Learn More About the 2010 One Read Finalists

The Absolutely True Diary of a Part-Time Indian by Sherman Alexie

The Absolutely True Diary of a Part-Time Indian by Sherman AlexieJunior is a budding cartoonist growing up on the Spokane Indian Reservation. Born with a variety of medical problems, he is picked on by everyone but his best friend. Determined to receive a good education, Junior leaves the “rez” to attend an all-white school in the neighboring farm town where the only other Indian is the school mascot. Despite being condemned as a traitor to his people and enduring great tragedies, Junior attacks life with wit and humor and discovers a great strength inside himself that he never knew existed. Inspired by his own experiences growing up, award-winning author Sherman Alexie chronicles the contemporary adolescence of one unlucky boy trying to rise above the life everyone expects him to live.

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Await Your Reply by Dan Chaon

Await Your Reply by Dan ChaonThe lives of three strangers interconnect in unforeseen ways–and with unexpected consequences–in acclaimed author Dan Chaon‘s gripping novel. Miles Cheshire is longing to get on with his life, but he can’t stop searching for his troubled twin brother, Hayden, who has been missing for ten years. Lucy Lattimore sneaks away from the small town of Pompey, Ohio, with her charismatic former history teacher, arriving in Nebraska, in the middle of nowhere, to figure out the next move on their path to a new life. Ryan Schuyler, who has recently learned some shocking news, walks off the Northwestern University campus, hops on a bus, and breaks loose from his existence, which suddenly seems abstract and tenuous. "Await Your Reply" is a literary masterwork with the momentum of a thriller, an unforgettable novel in which pasts are invented and reinvented and the future is both seductively uncharted and perilously unmoored.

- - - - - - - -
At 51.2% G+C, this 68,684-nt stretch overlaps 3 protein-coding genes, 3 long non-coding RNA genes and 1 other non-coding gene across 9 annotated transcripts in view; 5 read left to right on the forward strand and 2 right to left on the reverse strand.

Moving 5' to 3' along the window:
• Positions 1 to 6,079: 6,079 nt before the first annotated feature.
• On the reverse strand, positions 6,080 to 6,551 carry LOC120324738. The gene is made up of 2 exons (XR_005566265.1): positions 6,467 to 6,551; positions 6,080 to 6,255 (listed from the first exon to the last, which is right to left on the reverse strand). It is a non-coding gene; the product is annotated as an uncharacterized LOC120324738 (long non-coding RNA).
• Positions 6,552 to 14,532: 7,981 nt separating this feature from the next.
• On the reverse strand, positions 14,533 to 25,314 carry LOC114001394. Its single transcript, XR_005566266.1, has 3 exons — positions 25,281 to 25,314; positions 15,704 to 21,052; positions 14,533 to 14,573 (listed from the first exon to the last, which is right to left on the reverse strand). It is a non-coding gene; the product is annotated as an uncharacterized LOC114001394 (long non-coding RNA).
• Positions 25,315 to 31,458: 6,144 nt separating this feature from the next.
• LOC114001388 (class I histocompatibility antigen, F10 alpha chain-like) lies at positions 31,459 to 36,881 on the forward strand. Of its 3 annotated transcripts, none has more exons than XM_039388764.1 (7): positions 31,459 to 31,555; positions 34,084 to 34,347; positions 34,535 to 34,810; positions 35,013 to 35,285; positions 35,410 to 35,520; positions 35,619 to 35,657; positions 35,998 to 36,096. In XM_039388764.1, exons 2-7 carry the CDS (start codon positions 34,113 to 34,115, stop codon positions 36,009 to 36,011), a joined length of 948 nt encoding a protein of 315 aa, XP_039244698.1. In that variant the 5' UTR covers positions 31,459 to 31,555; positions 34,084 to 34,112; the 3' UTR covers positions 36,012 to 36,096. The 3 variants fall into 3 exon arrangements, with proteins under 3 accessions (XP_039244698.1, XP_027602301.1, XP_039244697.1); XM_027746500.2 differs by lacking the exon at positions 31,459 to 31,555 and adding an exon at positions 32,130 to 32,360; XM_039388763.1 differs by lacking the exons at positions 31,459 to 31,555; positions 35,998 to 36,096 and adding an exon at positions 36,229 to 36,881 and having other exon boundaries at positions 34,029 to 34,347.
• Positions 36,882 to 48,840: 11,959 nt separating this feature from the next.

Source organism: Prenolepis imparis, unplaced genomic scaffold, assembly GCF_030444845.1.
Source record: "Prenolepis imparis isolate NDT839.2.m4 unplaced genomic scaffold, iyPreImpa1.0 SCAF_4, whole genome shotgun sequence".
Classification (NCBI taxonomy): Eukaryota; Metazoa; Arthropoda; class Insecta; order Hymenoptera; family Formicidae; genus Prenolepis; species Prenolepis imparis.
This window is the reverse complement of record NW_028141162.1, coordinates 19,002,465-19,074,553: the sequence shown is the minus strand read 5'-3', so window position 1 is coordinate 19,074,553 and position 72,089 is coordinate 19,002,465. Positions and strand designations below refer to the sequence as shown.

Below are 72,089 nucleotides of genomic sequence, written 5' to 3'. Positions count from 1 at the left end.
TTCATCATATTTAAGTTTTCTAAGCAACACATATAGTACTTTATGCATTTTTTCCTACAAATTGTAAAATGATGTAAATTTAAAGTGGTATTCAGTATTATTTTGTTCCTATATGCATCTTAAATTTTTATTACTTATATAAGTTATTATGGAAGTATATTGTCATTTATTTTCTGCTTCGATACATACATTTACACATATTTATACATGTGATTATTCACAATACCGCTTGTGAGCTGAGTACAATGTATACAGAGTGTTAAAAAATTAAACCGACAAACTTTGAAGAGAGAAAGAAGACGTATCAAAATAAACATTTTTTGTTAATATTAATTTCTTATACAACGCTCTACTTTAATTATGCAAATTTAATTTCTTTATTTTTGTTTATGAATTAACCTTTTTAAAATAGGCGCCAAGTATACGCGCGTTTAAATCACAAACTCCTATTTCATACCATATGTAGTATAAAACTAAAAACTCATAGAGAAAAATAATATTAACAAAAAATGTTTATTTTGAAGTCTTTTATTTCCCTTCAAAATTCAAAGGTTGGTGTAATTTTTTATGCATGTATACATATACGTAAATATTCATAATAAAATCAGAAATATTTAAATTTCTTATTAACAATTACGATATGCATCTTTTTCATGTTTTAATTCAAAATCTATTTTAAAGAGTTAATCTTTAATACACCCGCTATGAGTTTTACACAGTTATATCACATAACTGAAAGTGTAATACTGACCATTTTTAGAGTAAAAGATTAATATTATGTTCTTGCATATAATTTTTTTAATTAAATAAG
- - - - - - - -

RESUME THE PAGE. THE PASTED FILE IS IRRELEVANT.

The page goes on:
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Stoner by John Williams

Stoner by John WilliamsThis rediscovered classic novel traces the life of William Stoner, born at the end of the nineteenth century into a dirt-poor Missouri farming family. Sent to the University of Missouri to study agronomy, he instead falls in love with English literature and embraces a scholar’s life. As the years pass, Stoner encounters a succession of disappointments: marriage into a "proper" family estranges him from his parents; his career is stymied; his wife and daughter turn coldly away from him; a transforming experience of new love ends under threat of scandal. Driven ever deeper within himself, Stoner rediscovers the stoic silence of his forebears and confronts an essential solitude. John Williams’ luminous and deeply moving novel is a work of quiet perfection. William Stoner emerges from it not only as an archetypal American, but as an unlikely existential hero, standing, like a figure in a painting by Edward Hopper, in stark relief against an unforgiving world.

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